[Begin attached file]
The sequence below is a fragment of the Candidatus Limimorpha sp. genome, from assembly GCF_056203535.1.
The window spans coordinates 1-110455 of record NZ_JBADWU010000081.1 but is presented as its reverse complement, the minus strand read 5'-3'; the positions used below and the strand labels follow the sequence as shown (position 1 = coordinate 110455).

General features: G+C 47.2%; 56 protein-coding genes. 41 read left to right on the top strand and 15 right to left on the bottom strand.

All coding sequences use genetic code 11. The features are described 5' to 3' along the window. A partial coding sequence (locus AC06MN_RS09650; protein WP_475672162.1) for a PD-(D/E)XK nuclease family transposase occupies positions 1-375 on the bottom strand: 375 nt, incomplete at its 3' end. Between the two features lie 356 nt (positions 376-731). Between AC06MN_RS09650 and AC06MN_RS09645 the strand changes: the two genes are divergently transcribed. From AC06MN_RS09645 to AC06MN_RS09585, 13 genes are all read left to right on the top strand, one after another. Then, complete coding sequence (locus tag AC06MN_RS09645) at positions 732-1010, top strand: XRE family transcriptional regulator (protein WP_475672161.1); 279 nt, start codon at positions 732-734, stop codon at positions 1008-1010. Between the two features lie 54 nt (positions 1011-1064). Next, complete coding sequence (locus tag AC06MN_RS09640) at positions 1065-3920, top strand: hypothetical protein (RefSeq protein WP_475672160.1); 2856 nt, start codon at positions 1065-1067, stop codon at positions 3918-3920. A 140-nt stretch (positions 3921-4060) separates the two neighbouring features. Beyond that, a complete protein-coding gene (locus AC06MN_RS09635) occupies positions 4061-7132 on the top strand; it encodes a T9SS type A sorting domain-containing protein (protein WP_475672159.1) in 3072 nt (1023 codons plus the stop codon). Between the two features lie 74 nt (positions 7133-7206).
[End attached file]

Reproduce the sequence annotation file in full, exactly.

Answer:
The sequence below is a fragment of the Candidatus Limimorpha sp. genome, from assembly GCF_056203535.1.
The window spans coordinates 1-110455 of record NZ_JBADWU010000081.1 but is presented as its reverse complement, the minus strand read 5'-3'; the positions used below and the strand labels follow the sequence as shown (position 1 = coordinate 110455).

General features: G+C 47.2%; 56 protein-coding genes. 41 read left to right on the top strand and 15 right to left on the bottom strand.

All coding sequences use genetic code 11. The features are described 5' to 3' along the window. A partial coding sequence (locus AC06MN_RS09650; protein WP_475672162.1) for a PD-(D/E)XK nuclease family transposase occupies positions 1-375 on the bottom strand: 375 nt, incomplete at its 3' end. Between the two features lie 356 nt (positions 376-731). Between AC06MN_RS09650 and AC06MN_RS09645 the strand changes: the two genes are divergently transcribed. From AC06MN_RS09645 to AC06MN_RS09585, 13 genes are all read left to right on the top strand, one after another. Then, complete coding sequence (locus tag AC06MN_RS09645) at positions 732-1010, top strand: XRE family transcriptional regulator (protein WP_475672161.1); 279 nt, start codon at positions 732-734, stop codon at positions 1008-1010. Between the two features lie 54 nt (positions 1011-1064). Next, complete coding sequence (locus tag AC06MN_RS09640) at positions 1065-3920, top strand: hypothetical protein (RefSeq protein WP_475672160.1); 2856 nt, start codon at positions 1065-1067, stop codon at positions 3918-3920. A 140-nt stretch (positions 3921-4060) separates the two neighbouring features. Beyond that, a complete protein-coding gene (locus AC06MN_RS09635) occupies positions 4061-7132 on the top strand; it encodes a T9SS type A sorting domain-containing protein (protein WP_475672159.1) in 3072 nt (1023 codons plus the stop codon). Between the two features lie 74 nt (positions 7133-7206).